Indonesia braces for 50% fuel price hike
Just as grumbling and groaning from the nation of Malaysia had died down after the RM0.20 fuel price hike was effected, its neighbour is bracing itself for an even steeper price hike – likely to be around 50% – in November.
President Joko Widodo, which only just took office on Monday, will likely make the highly unpopular move in a bid to mend Indonesia’s dire financial situation, which is exacerbated by a US$23 billion fuel subsidy bill. While the subsidy keeps pump prices low, it drains funds from other critical sectors like infrastructure and agriculture, healthcare and education.
An advisor to Jokowi, which remains anonymous, told Reuters that the new President has plans to increase the price of petrol by 46% and diesel by 55%, which is estimated will save the government as much as US$13 billion next year. “It’s safe to say they are likely to do it within the first two weeks of taking office,” the advisor said. Indonesian pump prices are amongst the lowest in the region, with a litre of petrol costing 6,500 rupiah (US$0.55) and a litre of diesel costing 5,500 rupiah (US$0.45).
Fuel price hike is a highly sensitive issue in a nation that has long enjoyed subsidised fuel and where cost of living is increasing with a forecast inflation rate of 5.3% this year; in 1998, a 70% price hike led to riots, which escalated and eventually toppled the then president Suharto from his 31-year reign. Supporters of Widodo are nervous that something similar could happen to the new President.
But Widodo has sought to mend relations with the head of the opposition, Prabowo Subianto, after a bitterly fought election in July; when they met last Friday, Prabowo pledged qualified support for his rival. During the joint news conference that followed, Prabowo said, “I will ask (my supporters) to support Joko Widodo and the government he will lead…When there are things that we judge to not be for the benefit of the people… we will not hesitate to criticise.”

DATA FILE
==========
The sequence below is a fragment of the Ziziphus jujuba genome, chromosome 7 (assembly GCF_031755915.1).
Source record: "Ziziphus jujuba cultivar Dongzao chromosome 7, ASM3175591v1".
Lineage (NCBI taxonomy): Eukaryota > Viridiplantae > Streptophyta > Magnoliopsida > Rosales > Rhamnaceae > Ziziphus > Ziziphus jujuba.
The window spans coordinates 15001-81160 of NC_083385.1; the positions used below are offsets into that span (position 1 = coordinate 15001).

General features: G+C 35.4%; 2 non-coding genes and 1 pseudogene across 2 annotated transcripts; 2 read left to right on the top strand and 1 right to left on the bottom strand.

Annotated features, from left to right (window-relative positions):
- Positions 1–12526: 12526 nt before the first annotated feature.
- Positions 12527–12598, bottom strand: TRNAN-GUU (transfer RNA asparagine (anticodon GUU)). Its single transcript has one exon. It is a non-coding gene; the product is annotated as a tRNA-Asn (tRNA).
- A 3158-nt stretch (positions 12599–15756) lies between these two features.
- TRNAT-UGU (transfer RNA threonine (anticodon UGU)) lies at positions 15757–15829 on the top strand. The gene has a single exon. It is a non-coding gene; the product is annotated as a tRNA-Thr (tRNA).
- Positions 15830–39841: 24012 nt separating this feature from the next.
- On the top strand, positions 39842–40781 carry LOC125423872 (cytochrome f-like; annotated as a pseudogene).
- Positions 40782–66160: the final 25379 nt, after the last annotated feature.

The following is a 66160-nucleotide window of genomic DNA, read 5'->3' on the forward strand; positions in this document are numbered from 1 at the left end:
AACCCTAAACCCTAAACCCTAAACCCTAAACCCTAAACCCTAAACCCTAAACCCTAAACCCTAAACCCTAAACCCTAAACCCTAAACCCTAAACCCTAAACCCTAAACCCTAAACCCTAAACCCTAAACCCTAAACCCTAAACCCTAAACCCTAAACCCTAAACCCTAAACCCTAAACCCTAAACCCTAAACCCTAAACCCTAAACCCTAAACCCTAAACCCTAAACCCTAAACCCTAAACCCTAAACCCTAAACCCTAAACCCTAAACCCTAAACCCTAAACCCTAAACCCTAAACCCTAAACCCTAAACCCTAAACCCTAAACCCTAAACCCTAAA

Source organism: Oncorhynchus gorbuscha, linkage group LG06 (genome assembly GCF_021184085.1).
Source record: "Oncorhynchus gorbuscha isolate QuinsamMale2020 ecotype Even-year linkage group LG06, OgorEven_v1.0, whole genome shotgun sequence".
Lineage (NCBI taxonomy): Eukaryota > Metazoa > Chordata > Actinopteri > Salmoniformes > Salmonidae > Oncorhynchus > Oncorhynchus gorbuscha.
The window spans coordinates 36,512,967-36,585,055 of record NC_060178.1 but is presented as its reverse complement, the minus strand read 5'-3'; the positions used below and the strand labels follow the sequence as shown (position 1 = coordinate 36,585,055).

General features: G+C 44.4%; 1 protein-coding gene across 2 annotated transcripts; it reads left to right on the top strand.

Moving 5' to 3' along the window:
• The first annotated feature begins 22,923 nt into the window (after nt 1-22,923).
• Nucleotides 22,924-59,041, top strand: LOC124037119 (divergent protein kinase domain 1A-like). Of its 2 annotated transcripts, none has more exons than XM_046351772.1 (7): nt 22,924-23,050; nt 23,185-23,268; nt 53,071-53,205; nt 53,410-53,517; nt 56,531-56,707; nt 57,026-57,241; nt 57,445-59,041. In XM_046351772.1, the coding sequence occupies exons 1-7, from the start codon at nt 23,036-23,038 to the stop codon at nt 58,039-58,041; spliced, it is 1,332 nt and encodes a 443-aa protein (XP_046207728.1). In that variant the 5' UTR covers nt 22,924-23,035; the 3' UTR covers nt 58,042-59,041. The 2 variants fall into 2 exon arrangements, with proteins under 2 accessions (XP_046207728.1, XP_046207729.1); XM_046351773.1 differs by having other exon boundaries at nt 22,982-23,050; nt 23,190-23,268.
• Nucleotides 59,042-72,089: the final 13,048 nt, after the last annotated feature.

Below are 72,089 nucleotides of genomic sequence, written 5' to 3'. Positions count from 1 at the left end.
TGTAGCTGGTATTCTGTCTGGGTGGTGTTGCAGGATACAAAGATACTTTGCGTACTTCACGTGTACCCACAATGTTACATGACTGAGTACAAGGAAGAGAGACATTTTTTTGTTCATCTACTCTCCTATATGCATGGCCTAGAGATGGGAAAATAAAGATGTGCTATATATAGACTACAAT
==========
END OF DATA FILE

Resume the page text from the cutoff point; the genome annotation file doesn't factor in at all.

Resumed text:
If anything, the opposition would likely criticise the sudden, sharp increase in fuel price, favouring a more gradual reduction of subsidy. Back in August, Widodo had requested for his predecessor to effect the price hike before he took over the reins, but President Yudhoyono did not yield to the president-elect’s request.
So, perhaps it is better for Widodo to make unpopular and controversial moves early in his term rather than later. Fauzi Ichsan, Managing Director of Standard Chartered Indonesia believes that Jokowi’s strategy is to strike while the iron is hot. “…Jokowi will still have the political capital to hike fuel process sharply,” said Fauzi. “His economic team can turn around and say, ‘look, we inherit such a bad budget and the only way Jokowi can realise his infrastructure programmes is to hike fuel price sharply’.”